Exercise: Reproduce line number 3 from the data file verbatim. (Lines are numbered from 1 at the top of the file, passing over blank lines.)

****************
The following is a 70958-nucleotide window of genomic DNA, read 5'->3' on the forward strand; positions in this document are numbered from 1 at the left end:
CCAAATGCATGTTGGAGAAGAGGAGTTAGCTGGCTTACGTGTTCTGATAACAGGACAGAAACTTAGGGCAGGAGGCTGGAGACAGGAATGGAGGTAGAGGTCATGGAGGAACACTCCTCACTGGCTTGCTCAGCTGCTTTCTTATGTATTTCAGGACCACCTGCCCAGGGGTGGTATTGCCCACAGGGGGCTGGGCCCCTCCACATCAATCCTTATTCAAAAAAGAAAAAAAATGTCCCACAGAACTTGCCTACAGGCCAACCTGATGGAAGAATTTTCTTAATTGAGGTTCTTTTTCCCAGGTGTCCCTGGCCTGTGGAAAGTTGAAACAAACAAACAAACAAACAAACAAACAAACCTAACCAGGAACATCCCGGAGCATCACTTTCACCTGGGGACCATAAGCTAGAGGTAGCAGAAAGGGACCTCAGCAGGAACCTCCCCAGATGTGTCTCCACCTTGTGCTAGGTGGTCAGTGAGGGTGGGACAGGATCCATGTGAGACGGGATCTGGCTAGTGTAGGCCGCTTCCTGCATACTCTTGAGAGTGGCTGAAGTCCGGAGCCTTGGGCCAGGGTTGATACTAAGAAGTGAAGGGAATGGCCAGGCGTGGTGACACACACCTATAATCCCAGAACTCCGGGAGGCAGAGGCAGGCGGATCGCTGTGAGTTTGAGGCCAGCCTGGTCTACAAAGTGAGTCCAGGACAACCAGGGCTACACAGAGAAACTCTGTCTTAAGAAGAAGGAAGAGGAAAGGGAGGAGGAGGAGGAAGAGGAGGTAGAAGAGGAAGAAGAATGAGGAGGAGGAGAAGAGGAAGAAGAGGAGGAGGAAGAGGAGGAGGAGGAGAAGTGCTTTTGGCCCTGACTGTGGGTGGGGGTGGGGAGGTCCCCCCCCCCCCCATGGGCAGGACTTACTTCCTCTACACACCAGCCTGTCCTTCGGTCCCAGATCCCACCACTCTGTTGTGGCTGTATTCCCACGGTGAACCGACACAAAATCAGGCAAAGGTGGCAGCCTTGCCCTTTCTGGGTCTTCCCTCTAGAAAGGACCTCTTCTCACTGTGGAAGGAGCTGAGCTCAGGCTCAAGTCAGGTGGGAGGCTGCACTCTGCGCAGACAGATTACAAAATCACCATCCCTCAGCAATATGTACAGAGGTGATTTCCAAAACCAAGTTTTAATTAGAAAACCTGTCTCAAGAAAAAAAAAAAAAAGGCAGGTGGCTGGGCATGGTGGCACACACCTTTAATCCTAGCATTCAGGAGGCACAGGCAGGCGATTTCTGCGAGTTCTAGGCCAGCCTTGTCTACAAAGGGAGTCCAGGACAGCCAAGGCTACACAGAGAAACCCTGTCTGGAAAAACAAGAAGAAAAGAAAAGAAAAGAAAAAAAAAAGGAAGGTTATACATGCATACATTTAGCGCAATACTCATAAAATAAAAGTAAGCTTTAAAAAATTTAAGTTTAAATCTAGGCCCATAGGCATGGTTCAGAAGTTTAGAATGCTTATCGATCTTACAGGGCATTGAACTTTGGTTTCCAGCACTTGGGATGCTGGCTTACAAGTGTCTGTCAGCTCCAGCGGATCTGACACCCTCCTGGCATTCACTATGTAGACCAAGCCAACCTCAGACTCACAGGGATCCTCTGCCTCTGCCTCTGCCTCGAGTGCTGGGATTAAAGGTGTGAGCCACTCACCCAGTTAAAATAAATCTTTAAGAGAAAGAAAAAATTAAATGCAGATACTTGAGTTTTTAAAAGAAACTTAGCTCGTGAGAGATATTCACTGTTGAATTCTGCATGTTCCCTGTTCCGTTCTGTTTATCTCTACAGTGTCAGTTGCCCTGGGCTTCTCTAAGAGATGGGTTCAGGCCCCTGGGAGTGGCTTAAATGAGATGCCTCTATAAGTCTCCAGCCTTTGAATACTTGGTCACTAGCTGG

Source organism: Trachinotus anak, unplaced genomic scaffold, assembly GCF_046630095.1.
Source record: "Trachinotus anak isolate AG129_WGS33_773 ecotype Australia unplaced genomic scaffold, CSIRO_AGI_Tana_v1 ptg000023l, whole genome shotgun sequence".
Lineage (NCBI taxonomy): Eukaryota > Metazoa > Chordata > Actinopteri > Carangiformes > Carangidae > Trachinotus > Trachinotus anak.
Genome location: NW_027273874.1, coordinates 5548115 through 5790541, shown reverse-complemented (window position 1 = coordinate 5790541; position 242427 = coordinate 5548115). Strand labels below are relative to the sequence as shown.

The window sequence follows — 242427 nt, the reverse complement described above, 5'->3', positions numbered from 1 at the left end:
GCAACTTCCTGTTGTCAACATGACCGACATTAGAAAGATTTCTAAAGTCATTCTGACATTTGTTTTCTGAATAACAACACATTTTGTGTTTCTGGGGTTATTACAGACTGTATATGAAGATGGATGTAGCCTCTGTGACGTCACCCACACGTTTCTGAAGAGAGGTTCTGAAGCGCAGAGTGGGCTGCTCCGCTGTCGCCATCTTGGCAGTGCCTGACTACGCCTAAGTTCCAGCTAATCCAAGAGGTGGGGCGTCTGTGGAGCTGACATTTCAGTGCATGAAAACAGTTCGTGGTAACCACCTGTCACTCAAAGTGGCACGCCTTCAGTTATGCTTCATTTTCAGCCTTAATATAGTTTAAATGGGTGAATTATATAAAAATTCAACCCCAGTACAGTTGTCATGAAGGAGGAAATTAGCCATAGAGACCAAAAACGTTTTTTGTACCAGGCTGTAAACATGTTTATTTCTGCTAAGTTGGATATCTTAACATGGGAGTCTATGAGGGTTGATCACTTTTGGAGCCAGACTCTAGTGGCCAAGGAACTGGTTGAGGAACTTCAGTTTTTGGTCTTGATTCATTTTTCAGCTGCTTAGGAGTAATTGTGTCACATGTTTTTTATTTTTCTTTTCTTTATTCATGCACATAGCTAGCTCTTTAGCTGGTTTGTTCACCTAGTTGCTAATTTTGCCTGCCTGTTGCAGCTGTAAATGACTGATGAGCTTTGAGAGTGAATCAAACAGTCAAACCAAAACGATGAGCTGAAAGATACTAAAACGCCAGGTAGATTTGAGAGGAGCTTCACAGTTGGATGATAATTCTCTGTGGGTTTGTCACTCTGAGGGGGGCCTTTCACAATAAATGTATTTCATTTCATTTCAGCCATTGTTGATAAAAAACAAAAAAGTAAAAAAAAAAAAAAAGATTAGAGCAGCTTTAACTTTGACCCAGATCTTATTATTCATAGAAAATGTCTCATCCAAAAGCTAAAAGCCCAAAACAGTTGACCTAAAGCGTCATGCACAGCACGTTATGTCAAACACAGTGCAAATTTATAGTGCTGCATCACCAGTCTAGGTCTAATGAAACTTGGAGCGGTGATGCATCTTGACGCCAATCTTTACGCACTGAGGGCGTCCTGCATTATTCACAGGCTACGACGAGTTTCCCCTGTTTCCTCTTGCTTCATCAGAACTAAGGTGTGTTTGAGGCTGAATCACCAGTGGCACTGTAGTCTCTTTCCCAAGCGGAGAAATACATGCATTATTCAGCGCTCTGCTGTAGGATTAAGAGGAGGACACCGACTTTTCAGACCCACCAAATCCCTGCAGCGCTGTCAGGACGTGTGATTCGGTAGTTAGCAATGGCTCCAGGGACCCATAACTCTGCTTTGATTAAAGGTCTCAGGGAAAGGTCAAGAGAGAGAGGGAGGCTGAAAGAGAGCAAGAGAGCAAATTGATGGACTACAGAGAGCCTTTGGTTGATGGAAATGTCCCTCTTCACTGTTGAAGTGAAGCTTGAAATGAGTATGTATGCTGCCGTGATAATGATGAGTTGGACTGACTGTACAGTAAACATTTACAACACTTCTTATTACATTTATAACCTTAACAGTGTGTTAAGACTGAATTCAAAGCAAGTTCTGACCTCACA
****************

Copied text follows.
Source organism: Trachinotus anak, unplaced genomic scaffold, assembly GCF_046630095.1.